May 23, 2018
The 69th annual Christopher Awards, presented in New York City on May 17, celebrated and honored writers, producers, directors, authors and illustrators whose work “affirms the highest values of the human spirit.” WaterBrook’s CONVICTED: A Crooked Cop, An Innocent Man, and an Unlikely Journey of Forgiveness and Friendship by Jameel McGee and Andrew Collins with Mark Tabb won in the Books for Adults category. Viking Books for Young Readers’ THE RED BANDANNA by Tom Rinaldi won in the Books for Young People category.
Warm congratulations to the authors as well as their editors and publishers.
[caption id="attachment_113543" align="alignright" width="341"]
Jameel McGee, Campbell Wharton, and Andrew Collins[/caption]
CONVICTED is a remarkable true story about a man who chose to forgive the cop who falsely imprisoned him. As current as today’s headlines, this explosive story reveals how these radically conflicted men chose to let go of fear and a thirst for revenge to pursue reconciliation for themselves, their community, and our racially divided nation.
In the young readers’ adaptation of his New York Times
bestselling Penguin Press
book. THE RED BANDANNA
, award-winning ESPN reporter Tom Rinaldi brings Welles Crowther’s inspirational story of selflessness and compassion to life. On a day that changed a nation, one young man found his calling. Welles didn’t see himself as a hero. He was just an ordinary kid who played sports, volunteered for the fire department in his town, and eventually headed off to college and then to Wall Street to start a career. Throughout it all, he always kept a red bandanna in his pocket, a gift from his father when he was little. On September 11, 2001, Welles was at his job on the 104th floor of the South Tower of the World Trade Center when the Twin Towers were attacked. What he did next would alter the course of many lives. That day, the legend of the Man in the Red Bandanna was born.
View the complete list of 2018 Christopher Awards winners here
The Christophers, a nonprofit founded in 1945 by Maryknoll Father James Keller, is rooted in the Judeo-Christian tradition of service to God and humanity. The ancient Chinese proverb—“It’s better to light one candle than to curse the darkness”— guides its publishing, radio, and awards programs.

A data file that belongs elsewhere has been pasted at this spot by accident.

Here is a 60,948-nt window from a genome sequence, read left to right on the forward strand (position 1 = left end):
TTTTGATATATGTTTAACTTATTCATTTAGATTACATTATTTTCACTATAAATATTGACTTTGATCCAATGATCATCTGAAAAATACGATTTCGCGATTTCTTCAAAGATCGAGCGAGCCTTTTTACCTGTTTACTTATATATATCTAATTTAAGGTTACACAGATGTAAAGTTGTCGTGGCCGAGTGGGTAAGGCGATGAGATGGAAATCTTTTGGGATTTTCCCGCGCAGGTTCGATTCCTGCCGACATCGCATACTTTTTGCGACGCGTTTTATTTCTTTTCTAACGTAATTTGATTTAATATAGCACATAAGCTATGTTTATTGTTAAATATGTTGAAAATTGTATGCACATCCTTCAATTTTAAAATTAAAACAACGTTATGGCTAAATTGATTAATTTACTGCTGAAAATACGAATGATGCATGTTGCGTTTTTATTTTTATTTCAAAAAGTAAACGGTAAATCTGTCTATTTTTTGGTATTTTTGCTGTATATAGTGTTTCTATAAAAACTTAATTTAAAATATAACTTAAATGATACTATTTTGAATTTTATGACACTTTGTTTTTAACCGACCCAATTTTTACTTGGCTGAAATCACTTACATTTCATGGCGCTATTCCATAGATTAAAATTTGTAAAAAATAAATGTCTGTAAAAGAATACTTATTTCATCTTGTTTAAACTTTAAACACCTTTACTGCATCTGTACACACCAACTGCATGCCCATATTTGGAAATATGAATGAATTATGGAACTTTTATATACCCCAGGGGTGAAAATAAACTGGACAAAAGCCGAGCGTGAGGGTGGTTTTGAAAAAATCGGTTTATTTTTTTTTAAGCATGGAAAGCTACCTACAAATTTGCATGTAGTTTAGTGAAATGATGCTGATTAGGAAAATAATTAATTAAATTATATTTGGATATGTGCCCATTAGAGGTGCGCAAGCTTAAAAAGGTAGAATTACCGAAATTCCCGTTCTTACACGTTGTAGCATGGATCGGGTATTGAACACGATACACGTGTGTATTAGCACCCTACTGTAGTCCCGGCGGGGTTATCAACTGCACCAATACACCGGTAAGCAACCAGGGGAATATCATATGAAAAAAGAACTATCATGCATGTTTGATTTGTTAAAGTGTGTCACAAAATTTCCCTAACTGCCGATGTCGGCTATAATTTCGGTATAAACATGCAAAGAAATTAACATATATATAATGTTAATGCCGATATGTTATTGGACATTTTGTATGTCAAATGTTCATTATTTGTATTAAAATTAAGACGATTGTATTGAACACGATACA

September 27, 2017
The United States Postal Service is featuring scenes from the beloved classic children’s book, THE SNOWY DAY, on their “forever” stamps. The stamps depict Peter, the main character of Ezra Jack Keats’ famous, award-winning Viking Books for Young Readers title, and will be dedicated at a free ceremony open to the public on October 4 at the Brooklyn Public Library in New York.
THE SNOWY DAY was one of the first prominent 20th-century picture books centered on an African-American child, and went on to win the Caldecott Medal in 1963. There will be four stamps based on the book, and each will feature Peter in his red snowsuit. Antonio Alcala was the art director for the project, and designed the stamps with Keat’s iconic illustrations in mind, including images of Peter forming a snowball, Peter sliding down a mountain of snow, Peter making a snow angel, and Peter leaving footprints in the snow.
[caption id="attachment_7942" align="alignright" width="235"]
Credit: United States Postal Service[/caption]
Originally published by Viking Books for Young Readers in 1962, THE SNOWY DAY is about a young boy who wakes up one morning and looks out his window to see everything covered in snow. An adventure-filled snow day ensues! There are currently more than 6 million copies of THE SNOWY DAY in print in North America.
The “Snowy Day” stamps are being pre-sold at the USPS website.
Please feel free to attend the Snowy Day Forever Stamps First Day of Issue Dedication Ceremony at the BPL’s Central Library in the Dweck Auditorium on October 4, from 10:30 a.m. to 1:30 p. m. For more information, click here.
August 21, 2017
Computing skills are the most sought-after realm in the U.S. job market, yet research shows that the share of women in the computing workforce has declined from 37% in 1995 to 24% today. In 2012, Reshma Saujani recognized this growing gender disparity and founded the national non-profit organization Girls Who Code to inspire, educate, and equip girls with the computing skills to pursue 21st century opportunities.
On Tuesday, August 22, Penguin Young Readers
will join forces with Reshma and Girls Who Code to launch a new, multi-format, cross-imprint publishing program with the publication of GIRLS WHO CODE: Learn to Code and Change the World
(Viking Books for Young Readers
, for ages 10 & up) and THE FRIENDSHIP CODE
for ages 8-12). These books teach girls the fundamental principles of coding and allow budding female coders to see themselves reflected in our cultural narrative.
“When I first started Girls Who Code, I realized that there was a need for books that described what it’s like to actually be a girl who codes,” says Reshma Saujani. “I always say, ‘You can’t be what you can’t see.’ And that’s true for books, too. We need to read stories about girls who look like us in order to be inspired to try something new.”
Reshma kicks off her national, 8-city book tour on August 22 at 5:00 p.m. with a Women in Tech rally at Union Square, followed by a book launch at 7:00 pm at Barnes & Noble, Union Square, with Reshma and Bustle.com editor Cristina Arreola in conversation. Major national media for the book launch includes interviews with Good Morning America,
People.com, The New York Times, TIME for Kids, The Chicago Tribune
and CNN, as well as review coverage in Family Circle
and Scholastic Teacher.